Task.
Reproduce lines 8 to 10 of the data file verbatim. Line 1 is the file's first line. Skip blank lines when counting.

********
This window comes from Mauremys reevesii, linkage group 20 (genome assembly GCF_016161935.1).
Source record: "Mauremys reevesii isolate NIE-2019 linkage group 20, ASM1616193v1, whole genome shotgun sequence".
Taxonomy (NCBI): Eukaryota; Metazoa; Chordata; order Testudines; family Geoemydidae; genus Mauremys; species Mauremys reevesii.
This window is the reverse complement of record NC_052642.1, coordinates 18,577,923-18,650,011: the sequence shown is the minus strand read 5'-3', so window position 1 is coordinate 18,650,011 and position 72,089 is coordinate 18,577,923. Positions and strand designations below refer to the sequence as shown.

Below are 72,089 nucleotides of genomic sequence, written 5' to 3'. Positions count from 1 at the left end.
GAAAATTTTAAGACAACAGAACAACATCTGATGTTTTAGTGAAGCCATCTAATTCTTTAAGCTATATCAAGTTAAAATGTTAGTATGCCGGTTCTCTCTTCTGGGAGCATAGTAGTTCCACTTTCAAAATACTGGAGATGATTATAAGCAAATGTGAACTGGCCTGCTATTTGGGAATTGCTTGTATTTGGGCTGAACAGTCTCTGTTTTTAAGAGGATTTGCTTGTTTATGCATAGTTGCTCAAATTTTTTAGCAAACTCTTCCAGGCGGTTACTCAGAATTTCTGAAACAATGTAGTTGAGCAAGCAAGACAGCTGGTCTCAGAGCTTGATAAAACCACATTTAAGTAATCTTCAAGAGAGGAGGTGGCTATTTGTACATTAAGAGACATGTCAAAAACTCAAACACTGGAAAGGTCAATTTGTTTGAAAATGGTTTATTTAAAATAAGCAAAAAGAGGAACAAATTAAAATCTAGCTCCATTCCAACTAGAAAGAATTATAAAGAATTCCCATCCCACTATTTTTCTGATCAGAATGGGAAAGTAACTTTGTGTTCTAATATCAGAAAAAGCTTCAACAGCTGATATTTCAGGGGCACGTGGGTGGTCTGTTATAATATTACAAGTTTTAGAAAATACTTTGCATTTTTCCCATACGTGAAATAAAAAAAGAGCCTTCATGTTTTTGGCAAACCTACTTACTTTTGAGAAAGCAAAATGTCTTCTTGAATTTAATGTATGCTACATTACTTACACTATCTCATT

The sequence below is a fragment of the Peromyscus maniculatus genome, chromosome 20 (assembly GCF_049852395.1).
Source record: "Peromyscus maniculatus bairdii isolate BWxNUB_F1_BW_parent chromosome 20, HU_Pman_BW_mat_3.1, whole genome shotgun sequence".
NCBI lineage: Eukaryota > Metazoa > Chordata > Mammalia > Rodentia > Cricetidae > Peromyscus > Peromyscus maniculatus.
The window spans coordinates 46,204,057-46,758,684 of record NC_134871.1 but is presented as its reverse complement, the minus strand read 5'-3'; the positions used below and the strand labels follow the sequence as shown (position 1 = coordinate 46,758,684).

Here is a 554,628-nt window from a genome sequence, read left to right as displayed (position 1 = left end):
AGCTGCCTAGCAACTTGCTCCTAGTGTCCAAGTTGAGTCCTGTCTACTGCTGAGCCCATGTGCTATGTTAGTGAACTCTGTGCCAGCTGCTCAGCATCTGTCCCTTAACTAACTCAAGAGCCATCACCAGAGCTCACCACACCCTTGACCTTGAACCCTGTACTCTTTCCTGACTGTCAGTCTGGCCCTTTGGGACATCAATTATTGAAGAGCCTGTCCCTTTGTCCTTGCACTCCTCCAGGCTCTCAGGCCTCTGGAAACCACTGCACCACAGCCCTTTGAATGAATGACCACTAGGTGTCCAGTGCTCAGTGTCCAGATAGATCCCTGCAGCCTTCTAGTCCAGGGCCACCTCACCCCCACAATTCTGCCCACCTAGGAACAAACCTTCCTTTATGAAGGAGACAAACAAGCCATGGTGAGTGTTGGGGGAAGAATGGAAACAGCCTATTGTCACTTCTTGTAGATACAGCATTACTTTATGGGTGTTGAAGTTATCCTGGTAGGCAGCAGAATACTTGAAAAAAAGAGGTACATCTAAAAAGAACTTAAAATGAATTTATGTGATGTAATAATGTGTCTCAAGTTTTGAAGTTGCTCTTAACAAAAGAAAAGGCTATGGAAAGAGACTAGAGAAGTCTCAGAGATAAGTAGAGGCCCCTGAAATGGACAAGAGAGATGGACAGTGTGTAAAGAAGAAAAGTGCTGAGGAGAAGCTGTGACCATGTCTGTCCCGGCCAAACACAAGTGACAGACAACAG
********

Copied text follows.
Source record: "Peromyscus maniculatus bairdii isolate BWxNUB_F1_BW_parent chromosome 20, HU_Pman_BW_mat_3.1, whole genome shotgun sequence".
NCBI lineage: Eukaryota > Metazoa > Chordata > Mammalia > Rodentia > Cricetidae > Peromyscus > Peromyscus maniculatus.
The window spans coordinates 46,204,057-46,758,684 of record NC_134871.1 but is presented as its reverse complement, the minus strand read 5'-3'; the positions used below and the strand labels follow the sequence as shown (position 1 = coordinate 46,758,684).